# Outputting x to y

## Challenge

You must choose one number x (y = x + 9) and create ten unique programs which each print out one of the numbers in the range x to y inclusive. However, there are three twists:

• Each program's score is the difference between length of your program in bytes and n (where n is the number that the program outputs). i.e. If a program is 12 bytes long and it outputs the number 15, its score is 3 (|15-12| = 3).
• You must not use comments to achieve this byte count.
• Your program must not contain any number which is contained within the number which the program outputs. i.e. If a program outputs 1659, the program cannot contain 1, 6, 5 or 9
• Your program must not contain any of the characters which are the first letters of the number which the program outpts. i.e. If the program outputs 1659, the program cannot contain o, s, f or n (one, six, five and nine)

## Rules

If any number is impossible, this is counted as a DNP. You should declare all DNPs in your range.

The following is a list of numbers and their spellings. The disallowed characters for each are highlighted in bold:

• 0: Zero
• 1: One
• 2: Two
• 3: Three
• 4: Four
• 5: Five
• 6: Six
• 7: Seven
• 8: Eight
• 9: Nine

## Scoring

Your overall score is the sum of all your programs' scores.

## Winning

The person with the lowest score with the fewest DNPs wins.

In the event of a tie, the person whose last edit was earliest wins.

• Do I understand right that I can choose n=1000000 (one million), write programs that output 1000000 to 1000009 without the banned letters or digits, and then pad them to the required length using anything other than comments? – xnor Sep 3 '16 at 9:49
• @xnor Unfortunately, yes. – Beta Decay Sep 3 '16 at 9:50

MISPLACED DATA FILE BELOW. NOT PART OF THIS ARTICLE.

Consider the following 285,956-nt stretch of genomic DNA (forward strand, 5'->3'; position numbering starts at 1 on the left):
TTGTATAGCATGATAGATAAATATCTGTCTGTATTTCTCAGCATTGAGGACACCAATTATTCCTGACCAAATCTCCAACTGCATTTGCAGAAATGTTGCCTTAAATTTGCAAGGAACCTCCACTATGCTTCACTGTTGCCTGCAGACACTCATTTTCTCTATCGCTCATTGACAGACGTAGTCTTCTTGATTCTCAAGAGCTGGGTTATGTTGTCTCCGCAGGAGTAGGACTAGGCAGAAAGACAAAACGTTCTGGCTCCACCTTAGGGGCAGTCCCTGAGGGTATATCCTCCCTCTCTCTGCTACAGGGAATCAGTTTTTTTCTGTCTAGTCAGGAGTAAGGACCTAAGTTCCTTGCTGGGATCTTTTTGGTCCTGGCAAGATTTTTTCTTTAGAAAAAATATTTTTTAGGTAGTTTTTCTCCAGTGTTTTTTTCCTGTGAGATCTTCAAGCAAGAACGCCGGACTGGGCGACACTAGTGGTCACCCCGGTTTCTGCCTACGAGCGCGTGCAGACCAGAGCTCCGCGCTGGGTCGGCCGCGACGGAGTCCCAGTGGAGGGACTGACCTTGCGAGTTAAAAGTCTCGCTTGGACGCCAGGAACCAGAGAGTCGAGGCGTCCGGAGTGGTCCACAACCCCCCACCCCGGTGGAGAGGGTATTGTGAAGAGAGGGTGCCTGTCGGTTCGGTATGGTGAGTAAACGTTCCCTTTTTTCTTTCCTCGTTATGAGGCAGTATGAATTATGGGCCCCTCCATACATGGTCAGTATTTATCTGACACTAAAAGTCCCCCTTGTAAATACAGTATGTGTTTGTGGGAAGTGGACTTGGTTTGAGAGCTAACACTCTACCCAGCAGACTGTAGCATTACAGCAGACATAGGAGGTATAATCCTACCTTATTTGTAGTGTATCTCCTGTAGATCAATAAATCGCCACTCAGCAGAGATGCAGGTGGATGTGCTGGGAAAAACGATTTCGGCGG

• Can we output numbers in base 1, i.e. unary? – nimi Sep 3 '16 at 9:53
• @nimi Yes, but only if it's your language's native format. So, Retina can output in unary, but Python cannot – Beta Decay Sep 3 '16 at 9:54
• @Dennis I disagree with lowest x as that would make it impossible for non-golfing languages to compete (which actually could be competitive here due to the scoring mechanism). Unfortunately we haven't seen any such answers yet, but I feel like they have the potential of being really interesting. Tie-break by first wasn't the best idea either and I'm not sure what would have been a good tie-breaker. – Emigna Sep 4 '16 at 9:28

# 05AB1E, score = 0

Chosen x = 1

Programs

1: Variable initialized as 1

X


2: zeroth prime number

0Ø


3: first digit of 2^15

žG¬


4: integer root of 16

žvtï


5: first digit of pi + 2

žqS¬Ì


6: first digit of 2nd to last set from the powerset of 256

žzœ¨¤¬


7: the (e // e)th primeth prime

žržr÷ØØ


8: the first 2 digits of the sum of the 10 first multiples of 3, divided by 2

TLx+O¨Y÷


9: ceil(sqrt(sum(range[1..10])))+2 XOR 1st prime

TLOtîÌXØ^


10: int(prod([1..9])/2^15)-1

žmS¨PžG/ï<


# brainfuck, score = 0

Chosen x = 15

15

+++[>+++++<-]>.


16

+++[>+++++<-]>+.


17

>+[>-[-<]>>]>+-+.


18

+++[>++++++<-]>+-.


19

+++[>++++++<-]>++-.


20

++++[>+++++<-]>+-+-.


21

+++[>+++++++<-]>++--.


22

+++[>+++++++<-]>+--++.


23

>-[++++[<]>->+]<+++---.


24

+++++[>+++++<-]>++----+.


Output is in byte values.

# Jelly, score 0

x=3, using ten completely different methods

2ÆN          -  3: second prime
6ḃ2S         -  4: sum of digits of 6 in bijective-base 2
2*4BL        -  5: number of bits in 16
2+1R+/       -  6: third triangle number
⁵×ØeḞDṪ      -  7: 1st decimal place of Euler's number
12,6_/+2     -  8: Number of vertices on a cube
ȷ*4×ØPḞDṪ    -  9: the 12th decimal place of pi
9999b9999Ḍ   - 10: decimal of 9999 base 9999
45683g38654  - 11: greatest common divisor of 45683 and its reverse
6RLRL×7RLÆfS - 12: sum of the prime factors of 42 (6*7 is the ultimate question)